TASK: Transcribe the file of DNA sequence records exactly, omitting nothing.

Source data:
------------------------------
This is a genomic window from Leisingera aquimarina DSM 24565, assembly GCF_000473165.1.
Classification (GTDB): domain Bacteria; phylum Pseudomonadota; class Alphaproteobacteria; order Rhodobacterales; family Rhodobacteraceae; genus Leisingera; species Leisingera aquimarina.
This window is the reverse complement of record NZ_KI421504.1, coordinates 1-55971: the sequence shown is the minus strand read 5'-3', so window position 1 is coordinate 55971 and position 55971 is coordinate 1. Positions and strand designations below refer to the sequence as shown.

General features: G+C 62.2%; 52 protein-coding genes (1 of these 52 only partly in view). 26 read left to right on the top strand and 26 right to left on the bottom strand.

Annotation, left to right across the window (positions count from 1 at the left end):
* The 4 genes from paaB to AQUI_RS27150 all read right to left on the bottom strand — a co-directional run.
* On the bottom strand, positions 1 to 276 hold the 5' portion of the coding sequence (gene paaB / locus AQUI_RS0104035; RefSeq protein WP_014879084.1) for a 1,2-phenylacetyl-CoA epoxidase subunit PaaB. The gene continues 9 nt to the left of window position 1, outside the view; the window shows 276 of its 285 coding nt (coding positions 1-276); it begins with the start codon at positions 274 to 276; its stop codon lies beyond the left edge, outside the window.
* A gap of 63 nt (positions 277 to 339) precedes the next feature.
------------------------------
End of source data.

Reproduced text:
This is a genomic window from Leisingera aquimarina DSM 24565, assembly GCF_000473165.1.
Classification (GTDB): domain Bacteria; phylum Pseudomonadota; class Alphaproteobacteria; order Rhodobacterales; family Rhodobacteraceae; genus Leisingera; species Leisingera aquimarina.
This window is the reverse complement of record NZ_KI421504.1, coordinates 1-55971: the sequence shown is the minus strand read 5'-3', so window position 1 is coordinate 55971 and position 55971 is coordinate 1. Positions and strand designations below refer to the sequence as shown.

General features: G+C 62.2%; 52 protein-coding genes (1 of these 52 only partly in view). 26 read left to right on the top strand and 26 right to left on the bottom strand.

Annotation, left to right across the window (positions count from 1 at the left end):
* The 4 genes from paaB to AQUI_RS27150 all read right to left on the bottom strand — a co-directional run.
* On the bottom strand, positions 1 to 276 hold the 5' portion of the coding sequence (gene paaB / locus AQUI_RS0104035; RefSeq protein WP_014879084.1) for a 1,2-phenylacetyl-CoA epoxidase subunit PaaB. The gene continues 9 nt to the left of window position 1, outside the view; the window shows 276 of its 285 coding nt (coding positions 1-276); it begins with the start codon at positions 274 to 276; its stop codon lies beyond the left edge, outside the window.
* A gap of 63 nt (positions 277 to 339) precedes the next feature.